Friends and Relations: Lucian Freud, Francis Bacon, Frank Auerbach, Michael Andrews is a new exhibition opening on November 17 at the Gagosian gallery’s Grosvenor Hill location in London.
Taking as its inspiration a John Deakin photograph from 1963 which shows the four painters in Soho (along with the much younger painter Timothy Behrens, the subject of a portrait by Freud that is on view), the exhibition includes some of the artists’ portraits of each other, aiming to elucidate the connections between their respective practices.
Curated by art historian Richard Calvocoressi, Friends and Relations aims to contextualise the four artists’ works, exploring the intersection of their styles, practices and relationships. Comprising approximately forty paintings from private and public collections, it positions Freud as the central figure. Each painter was aware of the others’ practices, sometimes to the point of overt competition, but of the four, Freud alone collected his friends’ work.
Portraiture was at the heart of Freud’s, Bacon’s, Auerbach’s, and, less directly, Andrews’s practices, and the exhibition’s title echoes not only the four artists’ camaraderie, but also intimate relationships between artist and sitter. In the case of Freud and Bacon, these roles were often exchanged.
The friendship between Freud and Bacon is commemorated in the latter’s Three Studies for Portraits: Isabel Rawsthorne, Lucian Freud and J.H. (1966), in which Freud’s head is paired with those of John Hewitt, an antiquities dealer and long-term friend of Bacon’s, and Rawsthorne, a close friend and fellow artist whom Bacon painted many times.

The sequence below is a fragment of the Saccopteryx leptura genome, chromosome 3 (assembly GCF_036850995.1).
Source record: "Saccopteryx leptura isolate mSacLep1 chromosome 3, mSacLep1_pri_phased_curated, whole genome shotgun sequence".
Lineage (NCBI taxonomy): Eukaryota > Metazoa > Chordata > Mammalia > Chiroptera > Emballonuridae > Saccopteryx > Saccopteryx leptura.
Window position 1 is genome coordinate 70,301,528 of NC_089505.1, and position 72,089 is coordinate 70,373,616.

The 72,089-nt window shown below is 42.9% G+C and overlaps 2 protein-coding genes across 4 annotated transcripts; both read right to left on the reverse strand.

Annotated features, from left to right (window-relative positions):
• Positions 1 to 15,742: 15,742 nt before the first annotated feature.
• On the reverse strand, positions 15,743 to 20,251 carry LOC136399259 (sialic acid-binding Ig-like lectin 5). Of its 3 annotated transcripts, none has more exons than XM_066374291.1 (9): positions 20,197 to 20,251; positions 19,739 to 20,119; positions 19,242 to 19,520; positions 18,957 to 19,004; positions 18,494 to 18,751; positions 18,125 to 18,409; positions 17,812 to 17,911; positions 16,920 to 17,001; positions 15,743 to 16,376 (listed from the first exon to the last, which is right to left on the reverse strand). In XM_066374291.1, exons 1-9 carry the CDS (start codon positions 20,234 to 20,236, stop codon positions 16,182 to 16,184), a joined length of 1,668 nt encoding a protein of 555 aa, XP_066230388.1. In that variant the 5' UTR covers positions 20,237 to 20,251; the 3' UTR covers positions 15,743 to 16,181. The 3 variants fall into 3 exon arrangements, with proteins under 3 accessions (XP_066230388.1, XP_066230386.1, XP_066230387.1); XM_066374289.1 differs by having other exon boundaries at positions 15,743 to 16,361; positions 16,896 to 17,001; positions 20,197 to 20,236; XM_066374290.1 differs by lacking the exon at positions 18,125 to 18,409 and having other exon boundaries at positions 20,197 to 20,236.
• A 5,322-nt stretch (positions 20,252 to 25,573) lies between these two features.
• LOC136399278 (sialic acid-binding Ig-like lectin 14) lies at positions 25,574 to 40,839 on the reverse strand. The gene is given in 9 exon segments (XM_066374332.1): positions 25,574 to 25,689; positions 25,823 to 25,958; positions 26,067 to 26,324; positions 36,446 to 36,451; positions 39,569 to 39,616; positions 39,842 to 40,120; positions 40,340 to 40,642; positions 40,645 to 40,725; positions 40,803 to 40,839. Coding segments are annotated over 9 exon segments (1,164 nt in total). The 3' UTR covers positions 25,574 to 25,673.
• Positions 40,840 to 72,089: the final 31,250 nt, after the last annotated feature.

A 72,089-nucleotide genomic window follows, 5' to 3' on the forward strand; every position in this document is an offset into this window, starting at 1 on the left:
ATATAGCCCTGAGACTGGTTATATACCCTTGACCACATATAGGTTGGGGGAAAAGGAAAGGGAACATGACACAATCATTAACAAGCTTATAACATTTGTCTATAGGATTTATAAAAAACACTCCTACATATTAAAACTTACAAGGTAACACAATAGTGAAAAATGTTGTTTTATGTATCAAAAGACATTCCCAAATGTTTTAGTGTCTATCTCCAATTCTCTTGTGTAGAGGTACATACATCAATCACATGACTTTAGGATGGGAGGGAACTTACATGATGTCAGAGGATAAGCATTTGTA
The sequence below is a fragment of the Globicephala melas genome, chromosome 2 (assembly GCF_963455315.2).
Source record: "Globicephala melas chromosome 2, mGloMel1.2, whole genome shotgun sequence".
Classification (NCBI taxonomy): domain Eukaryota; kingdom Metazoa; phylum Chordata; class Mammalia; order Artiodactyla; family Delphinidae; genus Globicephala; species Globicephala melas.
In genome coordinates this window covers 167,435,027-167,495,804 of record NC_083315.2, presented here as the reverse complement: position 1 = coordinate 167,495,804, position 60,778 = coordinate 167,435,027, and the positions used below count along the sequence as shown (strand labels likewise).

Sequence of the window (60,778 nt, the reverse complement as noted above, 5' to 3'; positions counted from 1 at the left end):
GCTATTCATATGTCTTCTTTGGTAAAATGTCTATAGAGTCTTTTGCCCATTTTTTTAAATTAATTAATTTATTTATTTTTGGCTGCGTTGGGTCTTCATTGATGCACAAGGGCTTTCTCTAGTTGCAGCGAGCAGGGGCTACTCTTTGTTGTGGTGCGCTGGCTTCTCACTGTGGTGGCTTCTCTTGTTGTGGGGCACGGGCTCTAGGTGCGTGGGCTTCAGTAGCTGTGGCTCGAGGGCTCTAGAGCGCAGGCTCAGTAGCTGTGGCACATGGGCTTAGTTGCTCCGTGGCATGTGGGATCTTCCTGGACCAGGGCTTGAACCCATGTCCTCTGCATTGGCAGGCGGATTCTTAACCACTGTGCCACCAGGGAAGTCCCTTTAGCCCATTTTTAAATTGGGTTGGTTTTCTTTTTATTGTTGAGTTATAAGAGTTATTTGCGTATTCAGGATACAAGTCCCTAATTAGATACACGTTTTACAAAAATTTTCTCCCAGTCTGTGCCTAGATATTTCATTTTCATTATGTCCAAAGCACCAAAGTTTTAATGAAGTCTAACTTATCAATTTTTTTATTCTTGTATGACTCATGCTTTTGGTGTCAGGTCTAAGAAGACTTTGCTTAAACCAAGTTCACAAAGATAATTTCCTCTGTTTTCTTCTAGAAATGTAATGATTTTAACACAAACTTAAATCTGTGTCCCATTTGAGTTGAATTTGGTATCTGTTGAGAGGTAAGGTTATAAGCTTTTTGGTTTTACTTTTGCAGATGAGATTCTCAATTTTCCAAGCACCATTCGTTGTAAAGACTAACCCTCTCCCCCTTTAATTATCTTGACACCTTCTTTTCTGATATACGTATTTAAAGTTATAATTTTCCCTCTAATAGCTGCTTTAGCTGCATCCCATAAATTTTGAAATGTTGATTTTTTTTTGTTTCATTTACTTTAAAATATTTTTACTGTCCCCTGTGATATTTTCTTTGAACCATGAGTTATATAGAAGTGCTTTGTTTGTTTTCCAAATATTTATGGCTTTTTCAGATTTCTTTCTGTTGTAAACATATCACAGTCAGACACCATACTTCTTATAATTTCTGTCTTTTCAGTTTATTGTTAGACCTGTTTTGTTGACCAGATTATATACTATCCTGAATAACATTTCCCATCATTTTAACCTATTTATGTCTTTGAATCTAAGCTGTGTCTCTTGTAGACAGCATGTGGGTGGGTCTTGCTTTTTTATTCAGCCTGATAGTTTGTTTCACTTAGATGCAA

Bacon took great care over the portraits of his friends, particularly Freud. Of Bacon’s triptych Three Studies of Lucian Freud, 1969, art historian Martin Harrison writes:
“On the reverse of a photograph of the right-hand panel, Bacon has written ‘Portrait of Lucian Freud. Dec 1968. Francis Bacon’. From January 1969 Bacon completed the triptych in the studio he borrowed at the Royal College of Art. The complicated and protracted gestation of this triptych evinces the importance Bacon attached to it. Eventually he was satisfied with it, and it was one of the relatively few of his paintings he found praiseworthy. He told Hugh Davies in 1973: ‘Even though the face is very abstract and contorted I think I caught a real likeness of Lucian… Freud sat like that and wore his clothes like that’.”
Excerpt: Martin Harrison, Francis Bacon: Catalogue Raisonné (London: The Estate of Francis Bacon Publishing, 2016 p. 906).
The two painters were close rivals as much as they were friends. Artistically, Bacon and Freud both explored the human figure, whose essence of flesh and bone they both sought to grasp. However, the painters had very different approaches to reaching this goal. Notably, Bacon developed his paintings from photographic material, while Freud only painted from life.
The friendship was intense but ended abruptly. During the 1950s and 60s Freud and Bacon would see each other almost every day. They stayed friends until the mid-80s, at which point they fell out bitterly.
Read more about Francis Bacon’s friends and sitters here.